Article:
CPUC leader steps down 5 years early amid threats of wildfire, power outages

Inside California Politics

SACRAMENTO, Calif. (KTXL) – The leader of the California Public Utilities Commission, Marybel Batjer, is stepping down after roughly two years with the state’s regulatory agency.

Some said this comes as no surprise considering Batjer essentially came out of retirement to help Gov. Gavin Newsom on some projects when he first took office.

But she leaves one of California’s most critical regulatory agencies as the state deals with devastating wildfires and the threat of potential power outages.

In a letter to staff this week, Batjer wrote, “This was a difficult decision, as I am so proud of the work we have done together in the face of a changing climate and global pandemic.”

Newsom appointed Batjer to lead the state’s utility regulating agency in 2019 after spending the first few months of his administration working to improve the state’s Department of Motor Vehicles.

Her term with the CPUC was set to end in 2027.

“For decades, Marybel Batjer has helped tackle the most persistent challenges confronting Californians head-on,” Newsom said in a statement Wednesday. “She is a passionate, smart and thoughtful leader and I’m grateful for her service to the State of California and wish her all the best in future endeavors.”

Mark Toney, executive director of utility customer advocate group The Utility Reform Network, said Batjer leaves the CPUC in better shape than when she started.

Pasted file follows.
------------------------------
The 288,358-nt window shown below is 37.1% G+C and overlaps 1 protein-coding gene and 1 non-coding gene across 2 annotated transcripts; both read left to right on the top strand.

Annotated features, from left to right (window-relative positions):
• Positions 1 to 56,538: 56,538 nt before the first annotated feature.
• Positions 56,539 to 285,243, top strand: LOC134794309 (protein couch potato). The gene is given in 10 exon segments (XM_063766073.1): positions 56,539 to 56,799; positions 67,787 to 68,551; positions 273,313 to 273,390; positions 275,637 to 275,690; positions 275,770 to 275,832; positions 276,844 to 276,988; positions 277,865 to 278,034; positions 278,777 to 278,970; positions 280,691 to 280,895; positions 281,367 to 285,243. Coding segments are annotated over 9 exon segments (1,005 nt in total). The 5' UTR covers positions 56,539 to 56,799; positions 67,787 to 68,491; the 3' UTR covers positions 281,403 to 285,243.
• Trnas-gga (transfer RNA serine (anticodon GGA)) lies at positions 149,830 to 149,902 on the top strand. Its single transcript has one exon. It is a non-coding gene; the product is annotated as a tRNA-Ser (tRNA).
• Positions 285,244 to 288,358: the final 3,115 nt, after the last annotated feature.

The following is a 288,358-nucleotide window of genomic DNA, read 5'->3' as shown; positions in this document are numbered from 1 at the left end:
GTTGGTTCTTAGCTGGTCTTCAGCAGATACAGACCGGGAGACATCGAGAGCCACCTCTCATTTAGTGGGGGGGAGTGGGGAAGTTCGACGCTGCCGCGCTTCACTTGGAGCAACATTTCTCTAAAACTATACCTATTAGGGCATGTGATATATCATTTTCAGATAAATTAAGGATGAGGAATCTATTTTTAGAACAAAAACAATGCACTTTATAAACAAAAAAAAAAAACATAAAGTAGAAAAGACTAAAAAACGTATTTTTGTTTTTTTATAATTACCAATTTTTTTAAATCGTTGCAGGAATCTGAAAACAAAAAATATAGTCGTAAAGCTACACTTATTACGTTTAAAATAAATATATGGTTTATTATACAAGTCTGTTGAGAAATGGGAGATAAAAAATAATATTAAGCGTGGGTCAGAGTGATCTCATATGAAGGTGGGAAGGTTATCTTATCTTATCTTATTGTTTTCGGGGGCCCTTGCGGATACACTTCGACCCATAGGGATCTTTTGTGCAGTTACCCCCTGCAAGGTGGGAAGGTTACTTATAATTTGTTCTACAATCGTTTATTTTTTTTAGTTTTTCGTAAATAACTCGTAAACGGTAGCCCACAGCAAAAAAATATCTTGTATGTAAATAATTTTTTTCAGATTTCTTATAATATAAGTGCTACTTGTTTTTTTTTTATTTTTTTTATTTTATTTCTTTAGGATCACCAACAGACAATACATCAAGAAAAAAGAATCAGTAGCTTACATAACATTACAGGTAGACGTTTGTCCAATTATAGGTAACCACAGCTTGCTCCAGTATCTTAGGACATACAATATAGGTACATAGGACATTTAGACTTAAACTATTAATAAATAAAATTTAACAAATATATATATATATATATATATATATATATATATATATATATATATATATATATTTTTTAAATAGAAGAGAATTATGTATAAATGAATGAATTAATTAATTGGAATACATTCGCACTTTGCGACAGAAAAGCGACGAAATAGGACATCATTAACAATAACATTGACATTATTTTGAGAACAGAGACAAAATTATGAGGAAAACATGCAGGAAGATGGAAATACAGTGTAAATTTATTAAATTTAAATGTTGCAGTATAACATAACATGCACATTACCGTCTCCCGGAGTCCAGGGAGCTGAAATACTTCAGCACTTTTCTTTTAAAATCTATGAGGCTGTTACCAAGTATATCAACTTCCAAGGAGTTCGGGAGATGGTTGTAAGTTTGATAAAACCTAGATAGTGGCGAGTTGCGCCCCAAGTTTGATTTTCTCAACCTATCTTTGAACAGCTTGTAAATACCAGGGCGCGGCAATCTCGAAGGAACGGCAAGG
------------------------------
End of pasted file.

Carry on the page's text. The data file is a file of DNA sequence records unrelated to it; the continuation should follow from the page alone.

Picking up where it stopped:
“Marybel Batjer as president of the commission has exercised very strong leadership at the commission and has really restored the reputation of the CPUC,” Toney said.

Batjer has not given a specific reason for her resignation.

One of the utility companies the CPUC regulates, Pacific Gas & Electric, continues to face blame for blazes across the state.

The Center for Biological Diversity said in a statement, “Batjer’s departure is an opportunity to appoint a utility regulator who will actually hold PG&E and other utilities accountable for their dirty energy choices and grid failures.”

Customer advocates said while Batjer has helped the commission improve, the next leader needs to do even more.

“We need a president that is going to put public safety and the ratepayer costs ahead of shareholder interests,” Toney told FOX40.

Newsom’s office said Batjer’s replacement will be selected by the end of the year. Whoever he picks will need to be confirmed by the Legislature.

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